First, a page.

The often-revised Stark Law, also known as the Ethics in Patient Referrals Act, has but one basic intent: to prohibit physicians from referring Medicare or Medicaid patients to any designated health service with which either they or members of their immediate families enjoy a direct or indirect financial arrangement. Originally enacted in 1989, expanded in 1993 and finalized for the first time in 1995, this so-called self-referral ban applies regardless of whether the designated health services in question are themselves Medicare- or Medicaid-related.
The law restricts referrals to such designated health services categories as:
- Clinical laboratories.
- Physical and occupational therapists.
- Speech and language pathologists.
- Radiology and imaging labs.
- Radiation therapists and supplies.
It also covers such non-coded categories as:
- Durable medical supplies and equipment.
- Home health care providers.
- Hospital services.
- Prosthetic and orthotic devices, services and supplies.
- Outpatient prescription medications.
- Parenteral and enteral equipment, supplies and nutrients.
Stark Law affects doctors of medicine, osteopathy, dental medicine, dental surgery, podiatry and optometry as well as practitioners of chiropractic. The financial relationship in question can involve an exchange of cash, services in kind or any other item or element of value.
Stark Law Exceptions
Stark Law does give physicians a bit of wiggle room. Exceptions include such things as physician services; office space or equipment rental; ownership of publicly traded mutual funds and securities; recruitment; prepaid plans; academic medical centers; and bona fide employment agreements.
Given the Stark Law’s history of updates and revisions, however, all current immunities are subject to change. A March 23, 2010, revision put limits on group practice physicians who wish to refer patients to in-house providers of MRI, CT and PET services. While the practice is still permissible, Stark Law now insists that any medical professional who provides such a referral to a Medicare or Medicaid patient must concurrently provide written notice of that patient’s right to go elsewhere along with a list of nearby alternatives.
Stark Law and Under-Arrangements Relationships
A Stark Law update of October 1, 2009, places limits on so-called under-arrangements relationships between hospitals and third-party health services in which a hospital will both bill and collect for the service while paying a fee to the third-party provider. The Stark Law now forbids any hospital to seek and bill for outside-provider services stemming from referrals that violate its rules. The law applies equally to individuals or organizations that have either performed or billed for the designated services in question.
The law does, however, exempt from this provision an organization or entity that:
- Leases or sells equipment or space to the designated health services provider.
- Provides the third-party venue with personnel, management or billing services.
- Furnishes non-billable supplies.
In rural locations, these restrictions on under-arrangements referrals will not always apply. Furthermore, Stark Law is somewhat ambiguous concerning the accountability of under-arrangements venues that provide only a minor portion of designated health services.
Stark Law Violations
Stark is a strict liability law. This means that a physician can violate it without intentionally meaning to do so. Nevertheless, compliance is mandatory, and penalties can apply to the physician or designated health services provider who makes or benefits from a prohibited referral. These may include sanctions that:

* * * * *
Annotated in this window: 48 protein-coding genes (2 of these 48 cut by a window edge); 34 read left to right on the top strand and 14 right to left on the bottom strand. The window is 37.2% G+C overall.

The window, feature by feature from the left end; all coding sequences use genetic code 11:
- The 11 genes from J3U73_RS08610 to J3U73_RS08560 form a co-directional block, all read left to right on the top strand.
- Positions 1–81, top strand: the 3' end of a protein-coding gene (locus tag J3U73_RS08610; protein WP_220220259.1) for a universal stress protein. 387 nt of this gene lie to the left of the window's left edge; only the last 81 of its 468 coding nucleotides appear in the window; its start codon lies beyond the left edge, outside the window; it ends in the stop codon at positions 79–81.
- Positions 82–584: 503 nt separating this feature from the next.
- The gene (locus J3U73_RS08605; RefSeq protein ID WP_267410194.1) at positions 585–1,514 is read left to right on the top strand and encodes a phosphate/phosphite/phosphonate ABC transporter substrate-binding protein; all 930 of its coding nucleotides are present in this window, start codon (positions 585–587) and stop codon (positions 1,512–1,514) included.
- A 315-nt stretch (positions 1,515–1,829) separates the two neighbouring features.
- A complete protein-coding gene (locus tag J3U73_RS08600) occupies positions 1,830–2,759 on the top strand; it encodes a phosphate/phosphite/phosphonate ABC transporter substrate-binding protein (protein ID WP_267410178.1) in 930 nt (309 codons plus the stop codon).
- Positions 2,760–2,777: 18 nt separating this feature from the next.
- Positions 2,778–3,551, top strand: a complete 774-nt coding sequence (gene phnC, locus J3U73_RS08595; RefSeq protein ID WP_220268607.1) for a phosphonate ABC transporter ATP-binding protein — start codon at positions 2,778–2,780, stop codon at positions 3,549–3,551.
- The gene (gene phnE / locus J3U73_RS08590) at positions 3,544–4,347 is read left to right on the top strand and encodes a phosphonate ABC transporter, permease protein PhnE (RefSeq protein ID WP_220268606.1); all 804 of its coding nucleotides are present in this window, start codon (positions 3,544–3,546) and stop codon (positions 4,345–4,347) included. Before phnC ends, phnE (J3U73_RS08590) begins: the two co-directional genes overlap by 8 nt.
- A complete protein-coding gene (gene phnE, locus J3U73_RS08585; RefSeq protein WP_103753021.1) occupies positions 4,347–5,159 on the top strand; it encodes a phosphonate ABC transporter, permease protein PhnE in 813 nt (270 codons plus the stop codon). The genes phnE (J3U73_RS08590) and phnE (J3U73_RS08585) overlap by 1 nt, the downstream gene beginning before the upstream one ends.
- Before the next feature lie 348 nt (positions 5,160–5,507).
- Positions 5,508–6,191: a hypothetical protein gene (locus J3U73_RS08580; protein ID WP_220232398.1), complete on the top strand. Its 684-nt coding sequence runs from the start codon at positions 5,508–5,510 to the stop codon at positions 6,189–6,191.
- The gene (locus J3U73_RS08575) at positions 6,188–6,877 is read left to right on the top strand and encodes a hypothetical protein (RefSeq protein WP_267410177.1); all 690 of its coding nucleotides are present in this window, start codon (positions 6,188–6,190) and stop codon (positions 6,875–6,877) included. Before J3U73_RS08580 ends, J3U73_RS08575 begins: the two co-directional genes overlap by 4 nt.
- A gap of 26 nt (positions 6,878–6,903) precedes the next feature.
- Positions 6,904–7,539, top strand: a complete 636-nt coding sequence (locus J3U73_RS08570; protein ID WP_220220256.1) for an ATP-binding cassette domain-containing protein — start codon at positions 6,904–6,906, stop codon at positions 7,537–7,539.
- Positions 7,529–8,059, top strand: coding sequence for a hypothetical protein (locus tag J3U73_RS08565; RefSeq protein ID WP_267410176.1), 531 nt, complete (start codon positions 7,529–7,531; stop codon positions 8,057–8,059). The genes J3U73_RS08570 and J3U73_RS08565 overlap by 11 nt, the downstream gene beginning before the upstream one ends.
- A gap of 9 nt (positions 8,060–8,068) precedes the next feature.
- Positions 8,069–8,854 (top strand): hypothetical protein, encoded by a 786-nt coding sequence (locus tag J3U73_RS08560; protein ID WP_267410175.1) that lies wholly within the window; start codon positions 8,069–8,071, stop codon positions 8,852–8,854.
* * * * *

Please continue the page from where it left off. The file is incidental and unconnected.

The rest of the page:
- Disallow any entity that has furnished designated health services subsequent to a forbidden referral from billing Medicare, Medicaid, the patient or a third-party provider.
- Compel the designated health services provider to refund any monies received as the result of a disallowed referral.
- Deny payment by Medicare or Medicaid for designated health services performed in violation of Stark Law regulations.
- Impose civil penalties of up to $15,000 for each claim submitted in defiance of Stark Law.
- Enforce fines as high as $100,000 for those who engage in circumvention schemes to make an end run around the law’s provisions.
- Exclude offenders from future participation in Medicare and Medicaid programs.
Stark Violation Whistleblowing
Any violation of Stark Law regulations constitutes Medicare fraud, and those who choose to blow the whistle could receive rewards amounting in some cases to millions of dollars. Those who wish to be eligible need to be mindful of some technical requirements.
For one thing, proper reporting matters. You will have to engage an attorney to file what is known as a “qui tam” lawsuit in accordance with the False Claims Act. This legal assistance should cost you no more than a contingency fee or a certain percentage of your whistleblower reward.
You must also be as specific and detailed as possible about the ways in which the individual or entity involved violated the Stark Law’s basic elements. A lawyer can assist in determining whether your evidence is sufficient. Since no more than 25 percent of these claims succeed, the advice of a qualified attorney on this point can be invaluable.
The Stark Law’s complex stipulations continue to generate confusion among the most competent physicians and service providers. Nevertheless, the federal government’s need to continue funding Medicare and Medicaid in spite of financial burdens make its repeal or curtailment highly unlikely. Any physician or provider of designated health services who is uncertain of what the Stark Law does and does not allow should seek the assistance of qualified legal counsel.